|Oh, the irony!|
Sign at Cowan Park, with fire pit in background.
e-mail sent July 2017:
Hello, members of WEAC
It has been over a year since I last had occasion to comment on your agenda, so I will once again touch base with you and share some thoughts.
Last July the subject of your Green Tips column in WOW was smog, to which I responded with a UR opinion piece published in the Sentinel Review on July 26, 2016; it's also on my blog, with your column reproduced for reference: https://cleanairforwoodstock.blogspot.ca/search?updated-max=2016-08-13T08:41:00-07:00&max-results=7
Needless to say the dangerous and highly polluting practice of open air burning continues to be legal in Woodstock, and what I called "the general level of ignorance regarding wood smoke" prevails (see the post "Would you do this to YOUR grandmother?", which includes an excerpt from the MOECC's website): https://cleanairforwoodstock.blogspot.ca/
Today I would like to bring to your attention the website of Doctors and Scientists Against Wood Smoke Pollution: http://woodsmokepollution.org
I encourage each of you to explore the material presented under the "Health", "Residential Sources" and "Environment" tabs, including the extensive bibliographies of scholarly articles.
You might then wish to ask yourselves why WEAC continues to tolerate a practice as damaging to human health and to the environment as open air burning.
I look forward to your response.
In that e-mail I provided links to three sites:
1) the website of DSAWSP, which includes a bibliography of over 400 articles regarding wood smoke, which I encouraged you to explore
2) Pictures and story of the campfire event held at Woodingford Lodge in September of 2016
(and if this event didn't horrify you, you need to review the previous information)
3) my critique of WEAC's Green Tips column on smog, from July 2016
To which I would like to add one comment: the column discourages driving and idling.
Research done in California where they studied the impact of beach bonfires concluded:
"The particulate emissions rate per minute from one beach bonfire is equal to that from:
Three average big-rig diesel trucks; or
The secondhand smoke from 800 cigarettes. Wood smoke contains many of the same toxic chemicals as secondhand cigarette smoke.
Also, one fire pit in one evening emits as much fine particulate pollution (PM2.5) as one big-rig diesel truck driven 564 miles."
There has been a lot of new information about fine particulate matter since Woodstock's Bylaw was passed in 2013.
This is what the MOECC says:
"Exposure to fine particulate matter has been associated with hospital admissions and several serious health effects, including premature death. People with asthma, cardiovascular or lung disease, as well as children and elderly people, are considered to be the most sensitive to the effects of fine particulate matter. Adverse health effects have been associated with exposure to PM2.5 over both short periods (such as a day) and longer periods (a year or more)."
The World Health Organization, on particulate matter:
"PM10 and PM2.5 include inhalable particles that are small enough to penetrate the thoracic region of the respiratory system. The health effects of inhalable PM are well documented. They are due to exposure over both the short term (hours, days) and long term (months, years) and include:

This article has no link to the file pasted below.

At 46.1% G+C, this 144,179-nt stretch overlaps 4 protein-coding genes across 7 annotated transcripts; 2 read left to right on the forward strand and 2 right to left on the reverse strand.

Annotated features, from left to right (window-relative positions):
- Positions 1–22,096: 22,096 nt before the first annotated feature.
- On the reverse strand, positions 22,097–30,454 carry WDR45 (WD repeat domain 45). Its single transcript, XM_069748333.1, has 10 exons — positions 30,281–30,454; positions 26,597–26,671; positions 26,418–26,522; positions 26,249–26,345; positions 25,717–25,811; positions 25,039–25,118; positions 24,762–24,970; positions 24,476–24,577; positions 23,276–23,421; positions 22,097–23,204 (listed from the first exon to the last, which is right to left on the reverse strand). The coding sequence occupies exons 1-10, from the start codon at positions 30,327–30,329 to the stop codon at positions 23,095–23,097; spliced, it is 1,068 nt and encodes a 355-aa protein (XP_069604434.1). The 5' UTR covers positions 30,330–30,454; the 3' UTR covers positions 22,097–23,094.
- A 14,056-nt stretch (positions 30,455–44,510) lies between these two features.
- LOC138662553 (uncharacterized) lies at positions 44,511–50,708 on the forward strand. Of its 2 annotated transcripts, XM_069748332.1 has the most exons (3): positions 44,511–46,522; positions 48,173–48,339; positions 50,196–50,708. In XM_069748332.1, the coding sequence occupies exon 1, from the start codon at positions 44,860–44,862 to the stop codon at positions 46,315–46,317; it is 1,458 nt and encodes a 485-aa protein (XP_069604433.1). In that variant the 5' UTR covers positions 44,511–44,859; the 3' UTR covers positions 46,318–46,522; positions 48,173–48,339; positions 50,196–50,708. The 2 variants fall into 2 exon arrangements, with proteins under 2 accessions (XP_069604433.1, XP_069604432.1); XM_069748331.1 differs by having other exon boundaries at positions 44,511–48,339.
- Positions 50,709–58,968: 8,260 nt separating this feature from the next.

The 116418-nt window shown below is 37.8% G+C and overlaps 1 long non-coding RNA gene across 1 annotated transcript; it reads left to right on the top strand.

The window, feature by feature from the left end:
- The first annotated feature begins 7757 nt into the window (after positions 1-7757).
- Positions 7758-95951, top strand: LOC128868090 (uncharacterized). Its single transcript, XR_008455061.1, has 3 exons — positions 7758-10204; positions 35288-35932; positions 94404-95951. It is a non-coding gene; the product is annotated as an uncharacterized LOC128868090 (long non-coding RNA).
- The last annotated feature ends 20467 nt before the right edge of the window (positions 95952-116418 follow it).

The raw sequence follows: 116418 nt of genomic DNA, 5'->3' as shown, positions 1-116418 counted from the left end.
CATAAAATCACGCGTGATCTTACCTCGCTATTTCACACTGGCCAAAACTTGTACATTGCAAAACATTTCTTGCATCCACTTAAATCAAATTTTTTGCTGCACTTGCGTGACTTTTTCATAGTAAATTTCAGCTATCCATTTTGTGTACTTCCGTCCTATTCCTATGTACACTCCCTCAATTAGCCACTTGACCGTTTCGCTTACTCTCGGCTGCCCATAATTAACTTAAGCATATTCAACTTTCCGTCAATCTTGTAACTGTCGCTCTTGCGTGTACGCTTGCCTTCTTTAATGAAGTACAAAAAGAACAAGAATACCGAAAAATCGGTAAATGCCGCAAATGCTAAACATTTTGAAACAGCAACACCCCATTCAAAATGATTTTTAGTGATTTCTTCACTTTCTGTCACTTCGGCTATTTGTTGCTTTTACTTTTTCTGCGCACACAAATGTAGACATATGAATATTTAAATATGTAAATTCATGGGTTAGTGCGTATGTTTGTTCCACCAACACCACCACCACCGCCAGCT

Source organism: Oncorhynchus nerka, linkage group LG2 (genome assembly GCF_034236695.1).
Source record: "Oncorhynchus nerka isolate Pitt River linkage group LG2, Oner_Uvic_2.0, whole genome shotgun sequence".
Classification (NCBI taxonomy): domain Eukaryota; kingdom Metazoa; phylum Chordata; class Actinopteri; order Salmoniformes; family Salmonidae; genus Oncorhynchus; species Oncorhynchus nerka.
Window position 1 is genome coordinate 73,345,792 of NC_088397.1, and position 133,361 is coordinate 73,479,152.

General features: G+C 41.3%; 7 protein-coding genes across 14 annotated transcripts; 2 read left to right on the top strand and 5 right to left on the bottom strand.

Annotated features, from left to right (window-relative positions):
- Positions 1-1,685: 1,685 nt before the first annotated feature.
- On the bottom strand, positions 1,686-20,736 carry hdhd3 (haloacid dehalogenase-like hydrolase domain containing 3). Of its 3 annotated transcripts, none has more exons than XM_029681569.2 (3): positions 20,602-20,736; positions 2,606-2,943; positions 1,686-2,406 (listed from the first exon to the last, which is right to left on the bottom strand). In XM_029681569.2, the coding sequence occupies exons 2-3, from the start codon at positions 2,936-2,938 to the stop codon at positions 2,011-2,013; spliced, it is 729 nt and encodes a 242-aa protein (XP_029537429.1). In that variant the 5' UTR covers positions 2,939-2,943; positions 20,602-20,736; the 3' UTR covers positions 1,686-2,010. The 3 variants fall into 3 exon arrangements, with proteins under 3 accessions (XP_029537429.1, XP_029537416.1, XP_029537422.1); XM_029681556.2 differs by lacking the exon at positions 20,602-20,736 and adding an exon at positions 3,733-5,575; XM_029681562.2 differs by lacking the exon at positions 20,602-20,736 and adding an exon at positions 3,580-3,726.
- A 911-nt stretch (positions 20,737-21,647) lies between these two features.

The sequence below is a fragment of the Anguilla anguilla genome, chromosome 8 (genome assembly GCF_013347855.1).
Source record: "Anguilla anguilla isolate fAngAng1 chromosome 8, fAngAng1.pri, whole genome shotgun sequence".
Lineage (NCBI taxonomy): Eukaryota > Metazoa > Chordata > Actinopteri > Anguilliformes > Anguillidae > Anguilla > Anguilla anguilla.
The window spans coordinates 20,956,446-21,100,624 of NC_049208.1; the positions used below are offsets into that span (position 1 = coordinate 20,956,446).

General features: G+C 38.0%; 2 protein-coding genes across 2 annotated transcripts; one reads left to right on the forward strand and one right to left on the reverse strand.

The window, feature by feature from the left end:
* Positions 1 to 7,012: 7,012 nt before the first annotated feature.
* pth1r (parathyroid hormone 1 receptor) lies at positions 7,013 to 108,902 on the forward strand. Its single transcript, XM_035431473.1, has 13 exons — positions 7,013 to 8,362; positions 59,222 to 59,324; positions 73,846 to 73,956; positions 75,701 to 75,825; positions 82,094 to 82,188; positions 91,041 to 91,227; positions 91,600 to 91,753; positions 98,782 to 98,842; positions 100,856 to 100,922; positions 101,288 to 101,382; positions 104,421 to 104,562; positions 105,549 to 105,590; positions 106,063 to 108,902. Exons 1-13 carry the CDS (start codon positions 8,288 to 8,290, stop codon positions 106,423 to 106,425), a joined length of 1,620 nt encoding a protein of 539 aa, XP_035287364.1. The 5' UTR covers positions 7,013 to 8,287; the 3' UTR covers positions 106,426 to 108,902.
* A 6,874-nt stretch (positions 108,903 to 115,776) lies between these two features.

• respiratory and cardiovascular morbidity, such as aggravation of asthma, respiratory symptoms and an increase in hospital admissions;
• mortality from cardiovascular and respiratory diseases and from lung cancer.
Susceptible groups with pre-existing lung or heart disease, as well as elderly people and children, are particularly vulnerable. For example, exposure to PM affects lung development in children, including reversible deficits in lung function as well as chronically reduced lung growth rate and a deficit in long-term lung function (4). There is no evidence of a safe level of exposure or a threshold below which no adverse health effects occur. The exposure is ubiquitous and involuntary, increasing the significance of this determinant of health."
The most important recent document to bring to your attention is a joint publication from Public Health Ontario and Cancer Care Ontario entitled "The environmental burden of cancer in Ontario"
Background legislation: most open air burning is limited under
O. Reg. 213/07, PART 2, FIRE SAFETY, FIRE CODE 18.104.22.168. (1), which states:
"Open-air burning shall not be permitted unless approved, or unless such burning consists of a small, confined fire, supervised at all times, and used to cook food on a grill or a barbecue."
Municipalities who are savvy, leave it at that.
Personally, I couldn't serve on a committee that I felt existed only for window dressing.
I wonder if the same is true for the other Woodstock advisory committees.
Personally, I am really annoyed if my tax dollars are wasted on such committees, and I'm beyond annoyed, I'm angry, that my tax dollars are spent on an infrastructure that exists only to pollute, by which I mean Fire Dept. staff going out to inspect sites and issue burn permits, and then wasting more resources in responding to complaints.
I expect that everyone on this committee has respect for science, and supports evidence-based decision making.
The evidence overwhelmingly supports the conclusion that burning wood is bad for human health, and bad for the environment.
If this committee chooses to NOT advise Council AGAINST open air burning, every one of you is complicit in the suffering, illness, and expense - both personal expenses, and our collective healthcare costs - that ensue from Woodstock's open air burning policy.
Biomass burning as a source of ambient fine particulate air pollution and acute myocardial infarction
Air pollution and mortality in the Medicare population
Particulate matter air pollution and the risk of incident CKD and progression to ESRD